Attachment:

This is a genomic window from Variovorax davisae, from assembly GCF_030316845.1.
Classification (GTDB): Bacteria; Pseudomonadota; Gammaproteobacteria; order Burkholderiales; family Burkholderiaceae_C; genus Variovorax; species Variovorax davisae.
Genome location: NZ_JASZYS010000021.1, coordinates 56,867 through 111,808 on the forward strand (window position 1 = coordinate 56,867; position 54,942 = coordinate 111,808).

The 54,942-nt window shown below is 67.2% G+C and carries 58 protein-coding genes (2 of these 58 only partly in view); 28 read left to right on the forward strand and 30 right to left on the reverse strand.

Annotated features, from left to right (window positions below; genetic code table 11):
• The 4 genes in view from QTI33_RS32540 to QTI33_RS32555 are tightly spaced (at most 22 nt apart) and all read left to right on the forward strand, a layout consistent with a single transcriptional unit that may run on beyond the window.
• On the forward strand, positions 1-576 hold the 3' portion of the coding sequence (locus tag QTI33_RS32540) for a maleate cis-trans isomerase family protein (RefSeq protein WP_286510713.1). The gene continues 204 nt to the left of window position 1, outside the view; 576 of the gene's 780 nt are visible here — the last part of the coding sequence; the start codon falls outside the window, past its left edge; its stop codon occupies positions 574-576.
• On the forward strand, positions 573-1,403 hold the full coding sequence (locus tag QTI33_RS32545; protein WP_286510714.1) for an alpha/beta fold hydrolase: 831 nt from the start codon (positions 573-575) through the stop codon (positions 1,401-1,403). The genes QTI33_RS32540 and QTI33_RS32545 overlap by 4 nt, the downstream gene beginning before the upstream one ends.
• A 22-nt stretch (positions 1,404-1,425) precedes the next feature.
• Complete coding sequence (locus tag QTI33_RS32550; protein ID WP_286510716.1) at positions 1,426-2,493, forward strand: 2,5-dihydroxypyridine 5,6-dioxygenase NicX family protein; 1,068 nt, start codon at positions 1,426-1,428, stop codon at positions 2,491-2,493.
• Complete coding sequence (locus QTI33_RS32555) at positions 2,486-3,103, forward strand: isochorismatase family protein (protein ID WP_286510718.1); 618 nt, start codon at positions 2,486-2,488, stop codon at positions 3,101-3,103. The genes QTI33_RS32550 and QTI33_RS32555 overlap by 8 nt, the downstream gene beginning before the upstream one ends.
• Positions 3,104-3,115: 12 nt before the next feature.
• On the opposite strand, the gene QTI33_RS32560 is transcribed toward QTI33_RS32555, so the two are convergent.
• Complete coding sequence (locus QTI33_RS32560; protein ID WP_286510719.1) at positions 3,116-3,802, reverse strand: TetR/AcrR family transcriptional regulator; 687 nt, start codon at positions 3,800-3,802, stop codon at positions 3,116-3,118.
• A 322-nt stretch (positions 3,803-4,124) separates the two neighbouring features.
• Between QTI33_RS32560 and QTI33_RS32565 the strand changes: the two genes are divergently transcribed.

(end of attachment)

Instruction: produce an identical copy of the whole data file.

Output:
This is a genomic window from Variovorax davisae, from assembly GCF_030316845.1.
Classification (GTDB): Bacteria; Pseudomonadota; Gammaproteobacteria; order Burkholderiales; family Burkholderiaceae_C; genus Variovorax; species Variovorax davisae.
Genome location: NZ_JASZYS010000021.1, coordinates 56,867 through 111,808 on the forward strand (window position 1 = coordinate 56,867; position 54,942 = coordinate 111,808).

The 54,942-nt window shown below is 67.2% G+C and carries 58 protein-coding genes (2 of these 58 only partly in view); 28 read left to right on the forward strand and 30 right to left on the reverse strand.

Annotated features, from left to right (window positions below; genetic code table 11):
• The 4 genes in view from QTI33_RS32540 to QTI33_RS32555 are tightly spaced (at most 22 nt apart) and all read left to right on the forward strand, a layout consistent with a single transcriptional unit that may run on beyond the window.
• On the forward strand, positions 1-576 hold the 3' portion of the coding sequence (locus tag QTI33_RS32540) for a maleate cis-trans isomerase family protein (RefSeq protein WP_286510713.1). The gene continues 204 nt to the left of window position 1, outside the view; 576 of the gene's 780 nt are visible here — the last part of the coding sequence; the start codon falls outside the window, past its left edge; its stop codon occupies positions 574-576.
• On the forward strand, positions 573-1,403 hold the full coding sequence (locus tag QTI33_RS32545; protein WP_286510714.1) for an alpha/beta fold hydrolase: 831 nt from the start codon (positions 573-575) through the stop codon (positions 1,401-1,403). The genes QTI33_RS32540 and QTI33_RS32545 overlap by 4 nt, the downstream gene beginning before the upstream one ends.
• A 22-nt stretch (positions 1,404-1,425) precedes the next feature.
• Complete coding sequence (locus tag QTI33_RS32550; protein ID WP_286510716.1) at positions 1,426-2,493, forward strand: 2,5-dihydroxypyridine 5,6-dioxygenase NicX family protein; 1,068 nt, start codon at positions 1,426-1,428, stop codon at positions 2,491-2,493.
• Complete coding sequence (locus QTI33_RS32555) at positions 2,486-3,103, forward strand: isochorismatase family protein (protein ID WP_286510718.1); 618 nt, start codon at positions 2,486-2,488, stop codon at positions 3,101-3,103. The genes QTI33_RS32550 and QTI33_RS32555 overlap by 8 nt, the downstream gene beginning before the upstream one ends.
• Positions 3,104-3,115: 12 nt before the next feature.
• On the opposite strand, the gene QTI33_RS32560 is transcribed toward QTI33_RS32555, so the two are convergent.
• Complete coding sequence (locus QTI33_RS32560; protein ID WP_286510719.1) at positions 3,116-3,802, reverse strand: TetR/AcrR family transcriptional regulator; 687 nt, start codon at positions 3,800-3,802, stop codon at positions 3,116-3,118.
• A 322-nt stretch (positions 3,803-4,124) separates the two neighbouring features.
• Between QTI33_RS32560 and QTI33_RS32565 the strand changes: the two genes are divergently transcribed.